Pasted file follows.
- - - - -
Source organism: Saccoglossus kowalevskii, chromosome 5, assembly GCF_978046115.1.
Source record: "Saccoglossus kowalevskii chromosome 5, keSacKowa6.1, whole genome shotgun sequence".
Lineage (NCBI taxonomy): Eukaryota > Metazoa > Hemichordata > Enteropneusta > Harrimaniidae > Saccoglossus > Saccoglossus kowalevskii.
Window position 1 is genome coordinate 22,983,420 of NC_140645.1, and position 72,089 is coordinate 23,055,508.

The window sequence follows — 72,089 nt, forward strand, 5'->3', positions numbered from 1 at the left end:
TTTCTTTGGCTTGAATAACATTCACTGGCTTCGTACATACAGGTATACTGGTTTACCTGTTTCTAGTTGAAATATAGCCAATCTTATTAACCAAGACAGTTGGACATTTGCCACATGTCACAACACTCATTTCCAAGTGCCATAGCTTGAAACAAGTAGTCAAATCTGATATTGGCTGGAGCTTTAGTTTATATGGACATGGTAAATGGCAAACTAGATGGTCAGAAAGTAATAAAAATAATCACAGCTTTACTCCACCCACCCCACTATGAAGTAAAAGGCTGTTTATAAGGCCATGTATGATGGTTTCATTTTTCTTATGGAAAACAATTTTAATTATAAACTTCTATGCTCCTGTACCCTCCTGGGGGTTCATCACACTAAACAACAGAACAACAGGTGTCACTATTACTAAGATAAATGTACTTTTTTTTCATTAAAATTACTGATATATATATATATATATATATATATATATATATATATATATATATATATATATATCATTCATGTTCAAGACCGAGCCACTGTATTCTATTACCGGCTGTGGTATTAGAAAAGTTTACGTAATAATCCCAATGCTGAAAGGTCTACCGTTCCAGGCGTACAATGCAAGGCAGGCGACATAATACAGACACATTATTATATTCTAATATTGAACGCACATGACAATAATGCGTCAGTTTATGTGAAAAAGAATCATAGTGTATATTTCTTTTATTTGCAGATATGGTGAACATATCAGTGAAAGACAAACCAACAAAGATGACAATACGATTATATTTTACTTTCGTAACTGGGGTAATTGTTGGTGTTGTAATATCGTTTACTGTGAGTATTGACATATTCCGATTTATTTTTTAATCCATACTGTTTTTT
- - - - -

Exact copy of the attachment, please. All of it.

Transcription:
Source organism: Saccoglossus kowalevskii, chromosome 5, assembly GCF_978046115.1.
Source record: "Saccoglossus kowalevskii chromosome 5, keSacKowa6.1, whole genome shotgun sequence".
Lineage (NCBI taxonomy): Eukaryota > Metazoa > Hemichordata > Enteropneusta > Harrimaniidae > Saccoglossus > Saccoglossus kowalevskii.
Window position 1 is genome coordinate 22,983,420 of NC_140645.1, and position 72,089 is coordinate 23,055,508.

The window sequence follows — 72,089 nt, forward strand, 5'->3', positions numbered from 1 at the left end:
TTTCTTTGGCTTGAATAACATTCACTGGCTTCGTACATACAGGTATACTGGTTTACCTGTTTCTAGTTGAAATATAGCCAATCTTATTAACCAAGACAGTTGGACATTTGCCACATGTCACAACACTCATTTCCAAGTGCCATAGCTTGAAACAAGTAGTCAAATCTGATATTGGCTGGAGCTTTAGTTTATATGGACATGGTAAATGGCAAACTAGATGGTCAGAAAGTAATAAAAATAATCACAGCTTTACTCCACCCACCCCACTATGAAGTAAAAGGCTGTTTATAAGGCCATGTATGATGGTTTCATTTTTCTTATGGAAAACAATTTTAATTATAAACTTCTATGCTCCTGTACCCTCCTGGGGGTTCATCACACTAAACAACAGAACAACAGGTGTCACTATTACTAAGATAAATGTACTTTTTTTTCATTAAAATTACTGATATATATATATATATATATATATATATATATATATATATATATATATATATATATCATTCATGTTCAAGACCGAGCCACTGTATTCTATTACCGGCTGTGGTATTAGAAAAGTTTACGTAATAATCCCAATGCTGAAAGGTCTACCGTTCCAGGCGTACAATGCAAGGCAGGCGACATAATACAGACACATTATTATATTCTAATATTGAACGCACATGACAATAATGCGTCAGTTTATGTGAAAAAGAATCATAGTGTATATTTCTTTTATTTGCAGATATGGTGAACATATCAGTGAAAGACAAACCAACAAAGATGACAATACGATTATATTTTACTTTCGTAACTGGGGTAATTGTTGGTGTTGTAATATCGTTTACTGTGAGTATTGACATATTCCGATTTATTTTTTAATCCATACTGTTTTTT